For a quieter side of Old Town, head away from the main shopping areas and explore the less-commercial streets. You can still appreciate the architecture, just without tripping over hundreds of people. This town sure is touristy!
Street food – Arepas.
Sweet tooth? Then try some cocadas.
La Paletteria – for many flavours of frozen treats.
Checking out the cafe scene is a priority for this pair, and we can say the city definitely delivers in the coffee stakes. Not everywhere, mind you.
From the Willys coffee car where novelty overrides quality, to a full on experience with a barista that knows their stuff; there’s plenty to sample.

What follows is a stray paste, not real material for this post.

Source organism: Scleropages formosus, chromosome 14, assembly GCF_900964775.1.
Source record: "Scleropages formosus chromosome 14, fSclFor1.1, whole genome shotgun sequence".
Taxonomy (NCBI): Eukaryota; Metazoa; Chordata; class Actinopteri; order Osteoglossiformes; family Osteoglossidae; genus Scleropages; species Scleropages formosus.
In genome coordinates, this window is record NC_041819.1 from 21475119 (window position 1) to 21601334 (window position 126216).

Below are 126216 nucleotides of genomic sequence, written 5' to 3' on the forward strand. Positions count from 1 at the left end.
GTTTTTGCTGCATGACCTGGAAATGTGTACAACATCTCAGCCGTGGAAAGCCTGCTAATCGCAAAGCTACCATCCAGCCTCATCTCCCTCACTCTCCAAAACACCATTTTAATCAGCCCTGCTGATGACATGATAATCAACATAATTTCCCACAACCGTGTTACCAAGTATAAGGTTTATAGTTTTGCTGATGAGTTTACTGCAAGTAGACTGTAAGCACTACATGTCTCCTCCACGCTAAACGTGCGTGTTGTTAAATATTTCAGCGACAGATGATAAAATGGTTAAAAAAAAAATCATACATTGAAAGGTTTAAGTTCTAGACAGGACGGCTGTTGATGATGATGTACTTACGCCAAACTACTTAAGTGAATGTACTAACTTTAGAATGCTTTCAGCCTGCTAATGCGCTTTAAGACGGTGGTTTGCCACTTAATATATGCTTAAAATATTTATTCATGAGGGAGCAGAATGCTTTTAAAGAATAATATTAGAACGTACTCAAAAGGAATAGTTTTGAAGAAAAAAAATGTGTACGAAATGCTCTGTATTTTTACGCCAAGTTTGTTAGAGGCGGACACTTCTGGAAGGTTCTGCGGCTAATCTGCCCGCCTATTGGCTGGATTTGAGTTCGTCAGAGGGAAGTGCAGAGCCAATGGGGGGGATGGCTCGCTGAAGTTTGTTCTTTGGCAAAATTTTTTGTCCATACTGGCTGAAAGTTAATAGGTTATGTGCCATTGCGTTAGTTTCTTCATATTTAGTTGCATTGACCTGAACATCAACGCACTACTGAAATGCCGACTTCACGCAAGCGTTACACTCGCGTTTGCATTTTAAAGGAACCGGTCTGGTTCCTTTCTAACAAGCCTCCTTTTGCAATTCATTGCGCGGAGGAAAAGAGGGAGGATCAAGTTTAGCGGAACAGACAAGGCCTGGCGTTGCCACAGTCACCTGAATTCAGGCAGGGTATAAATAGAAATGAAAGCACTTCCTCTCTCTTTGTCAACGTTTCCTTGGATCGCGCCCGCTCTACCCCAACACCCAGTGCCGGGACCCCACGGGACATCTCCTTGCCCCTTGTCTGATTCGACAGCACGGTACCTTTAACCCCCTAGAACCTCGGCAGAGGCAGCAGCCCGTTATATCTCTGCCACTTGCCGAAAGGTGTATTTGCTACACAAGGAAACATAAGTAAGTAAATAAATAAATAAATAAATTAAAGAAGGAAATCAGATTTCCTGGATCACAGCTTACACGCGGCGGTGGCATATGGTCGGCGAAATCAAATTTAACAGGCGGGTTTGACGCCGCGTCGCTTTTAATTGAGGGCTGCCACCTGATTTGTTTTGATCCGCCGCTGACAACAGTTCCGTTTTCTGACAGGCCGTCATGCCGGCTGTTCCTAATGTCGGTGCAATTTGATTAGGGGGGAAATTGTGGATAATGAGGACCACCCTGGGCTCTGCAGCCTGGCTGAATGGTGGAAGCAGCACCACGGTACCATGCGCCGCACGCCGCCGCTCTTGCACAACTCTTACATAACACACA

Ábaco Bookshop is the perfect spot to escape the heat and humidity, settle into the air-conditioned cafe, breathe in the smell of the books and sip on something caffeinated.
For the best coffee that we sampled, pay the guys at San Alberto Cafe a visit and get stuck into cold brew, a variety of filtration methods and some fab cakes.
Others worth mentioning are the very stylish Época which also does all the filter methods plus breakfast, sandwiches, salads and burgers. Try Cafe del Mural over in Getsemani – which dabbles in espresso, Turkish and Mexican coffee, plus tea.
Abaco Bookshop – Calle 36, #3-86
San Alberto Cafe – Carrera 4, #34-1
Época Cafe – Carrera 5, #34-52
Cafe Del Mural – San Juan, #25-60
The Old Town is saturated with eateries of all budgets and flavours, and you could easily get carried away hopping from place to place. We didn’t eat out a great deal in the old part of town, but one restaurant definitely worth mentioning is Az-zahr.